Are membership charities a dying breed? Based on my experience of advising start-ups, new charities that plan to involve voting members are as rare as a white eagle. Why?
Sometimes it is because founders want to retain control of their vision. If they can hand-pick trustees and members, they won't lose control of their baby. And then there are the young activists, who view charity structures as too rigid.
Many of the best-known membership charities, such as the RSPCA, were founded more than 100 years ago. These days, you don't need an organisation to organise. The web and social networks can be used to create single-issue campaigns, and thousands of people can participate without any need for an intermediate charity.
But you do need an organisation if you want to have a lasting impact. Informal activism without legal structures can easily wither on the vine. Where's Make Poverty History now? And Barack Obama's e-network, so vital in getting him elected, does not seem to be swinging behind his healthcare reforms.
You also need an organisation if you want democratic structures. Whether it's the Women's Institute, student unions or Amnesty International, what many long-established charities have in common is that their members get to vote. In membership charities, people can get together and propose resolutions, which have to be discussed on the floor of the AGM. The fact that you can't even imagine this happening at the Labour or Conservative party conferences says a lot about the state of our political structures.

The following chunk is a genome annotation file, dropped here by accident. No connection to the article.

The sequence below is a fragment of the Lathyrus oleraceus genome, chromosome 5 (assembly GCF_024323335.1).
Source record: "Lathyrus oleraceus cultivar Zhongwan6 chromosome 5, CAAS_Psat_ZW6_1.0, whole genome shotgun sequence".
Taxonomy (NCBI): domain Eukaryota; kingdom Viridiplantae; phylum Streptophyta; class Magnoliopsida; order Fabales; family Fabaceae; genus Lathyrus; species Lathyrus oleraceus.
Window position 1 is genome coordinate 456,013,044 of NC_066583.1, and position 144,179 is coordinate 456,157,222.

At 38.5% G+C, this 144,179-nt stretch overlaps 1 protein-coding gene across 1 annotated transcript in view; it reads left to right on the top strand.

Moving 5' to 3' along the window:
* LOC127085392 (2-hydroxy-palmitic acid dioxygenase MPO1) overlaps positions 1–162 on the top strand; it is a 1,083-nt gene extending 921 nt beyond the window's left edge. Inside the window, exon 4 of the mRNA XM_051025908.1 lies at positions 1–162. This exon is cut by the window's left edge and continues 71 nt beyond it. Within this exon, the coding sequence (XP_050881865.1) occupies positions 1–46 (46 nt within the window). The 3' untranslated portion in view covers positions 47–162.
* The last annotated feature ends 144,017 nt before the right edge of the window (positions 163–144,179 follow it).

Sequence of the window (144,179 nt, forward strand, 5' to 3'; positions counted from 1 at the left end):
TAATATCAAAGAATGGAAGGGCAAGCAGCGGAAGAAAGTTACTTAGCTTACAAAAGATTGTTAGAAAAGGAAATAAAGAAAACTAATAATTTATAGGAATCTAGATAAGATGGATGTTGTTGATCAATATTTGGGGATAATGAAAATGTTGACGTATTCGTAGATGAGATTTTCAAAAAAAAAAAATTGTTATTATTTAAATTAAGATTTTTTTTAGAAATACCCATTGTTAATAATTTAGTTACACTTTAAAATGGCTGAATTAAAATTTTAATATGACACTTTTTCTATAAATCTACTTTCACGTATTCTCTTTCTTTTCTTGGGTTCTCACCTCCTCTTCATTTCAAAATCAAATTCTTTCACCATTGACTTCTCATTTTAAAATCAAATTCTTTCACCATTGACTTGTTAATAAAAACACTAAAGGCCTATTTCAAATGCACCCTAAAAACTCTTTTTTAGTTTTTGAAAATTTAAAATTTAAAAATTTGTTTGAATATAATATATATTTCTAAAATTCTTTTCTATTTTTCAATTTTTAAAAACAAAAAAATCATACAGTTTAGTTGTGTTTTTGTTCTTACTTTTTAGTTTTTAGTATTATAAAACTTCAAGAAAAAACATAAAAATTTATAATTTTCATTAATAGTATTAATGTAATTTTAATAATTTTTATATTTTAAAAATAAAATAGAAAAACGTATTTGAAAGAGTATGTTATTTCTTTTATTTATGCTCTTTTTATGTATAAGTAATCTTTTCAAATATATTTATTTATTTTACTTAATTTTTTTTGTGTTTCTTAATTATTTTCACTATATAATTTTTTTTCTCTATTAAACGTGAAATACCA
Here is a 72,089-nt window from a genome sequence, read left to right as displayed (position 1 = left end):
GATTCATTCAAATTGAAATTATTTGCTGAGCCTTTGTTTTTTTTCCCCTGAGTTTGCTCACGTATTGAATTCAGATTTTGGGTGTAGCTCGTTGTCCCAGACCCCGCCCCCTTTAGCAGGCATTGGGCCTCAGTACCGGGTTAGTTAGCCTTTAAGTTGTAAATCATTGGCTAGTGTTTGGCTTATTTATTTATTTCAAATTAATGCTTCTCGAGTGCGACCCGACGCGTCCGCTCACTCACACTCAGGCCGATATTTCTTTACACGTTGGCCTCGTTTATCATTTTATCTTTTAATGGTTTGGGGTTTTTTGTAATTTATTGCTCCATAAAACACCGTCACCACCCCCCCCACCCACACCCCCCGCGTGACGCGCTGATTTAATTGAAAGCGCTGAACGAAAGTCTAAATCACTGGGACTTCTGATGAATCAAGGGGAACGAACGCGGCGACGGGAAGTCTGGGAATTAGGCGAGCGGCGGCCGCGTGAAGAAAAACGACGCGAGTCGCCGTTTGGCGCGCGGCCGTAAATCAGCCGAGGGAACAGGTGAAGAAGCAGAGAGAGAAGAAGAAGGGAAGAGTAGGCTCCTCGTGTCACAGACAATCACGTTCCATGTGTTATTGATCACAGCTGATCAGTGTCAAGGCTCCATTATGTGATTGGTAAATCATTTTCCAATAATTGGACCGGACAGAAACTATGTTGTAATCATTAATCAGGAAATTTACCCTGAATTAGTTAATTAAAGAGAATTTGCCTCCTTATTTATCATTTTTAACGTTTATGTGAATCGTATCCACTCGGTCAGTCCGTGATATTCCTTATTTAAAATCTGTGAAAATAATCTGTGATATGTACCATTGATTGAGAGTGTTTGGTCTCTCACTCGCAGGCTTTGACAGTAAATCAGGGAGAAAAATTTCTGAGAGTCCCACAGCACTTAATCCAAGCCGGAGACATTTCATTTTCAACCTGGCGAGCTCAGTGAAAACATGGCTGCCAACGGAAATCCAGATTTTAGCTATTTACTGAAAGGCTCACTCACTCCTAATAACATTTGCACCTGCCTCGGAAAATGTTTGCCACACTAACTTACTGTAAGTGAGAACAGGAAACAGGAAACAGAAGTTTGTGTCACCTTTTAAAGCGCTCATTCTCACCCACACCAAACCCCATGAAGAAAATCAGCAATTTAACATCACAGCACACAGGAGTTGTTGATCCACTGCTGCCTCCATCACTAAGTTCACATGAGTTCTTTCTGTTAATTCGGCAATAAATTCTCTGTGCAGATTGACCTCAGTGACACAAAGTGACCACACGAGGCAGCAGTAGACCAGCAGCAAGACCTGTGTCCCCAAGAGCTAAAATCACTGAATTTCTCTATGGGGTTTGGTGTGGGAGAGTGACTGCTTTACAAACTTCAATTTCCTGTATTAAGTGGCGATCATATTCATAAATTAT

Some membership charities put up more barriers to participation than others, but those that really walk the walk should be cherished. Walking the walk means truly engaging, however time-consuming or messy. It means the possibility of factions, infiltration and disputes. But membership charities that take the risk also unleash huge potential for long-lasting change.
Given the decline in both trade union and political party membership, membership charities are the nearest thing to democratic structures that we have. Perhaps some young activists and new founders would be more comfortable setting up membership charities if some of our iconic charities showed the way. I therefore lay down a challenge to Oxfam: give your thousands of supporters a vote and let them truly participate. You never know, they could make poverty history.
- Rosamund McCarthy writes in a personal capacity
Rosamund McCarthy is a partner in law firm Bates Wells & Braithwaite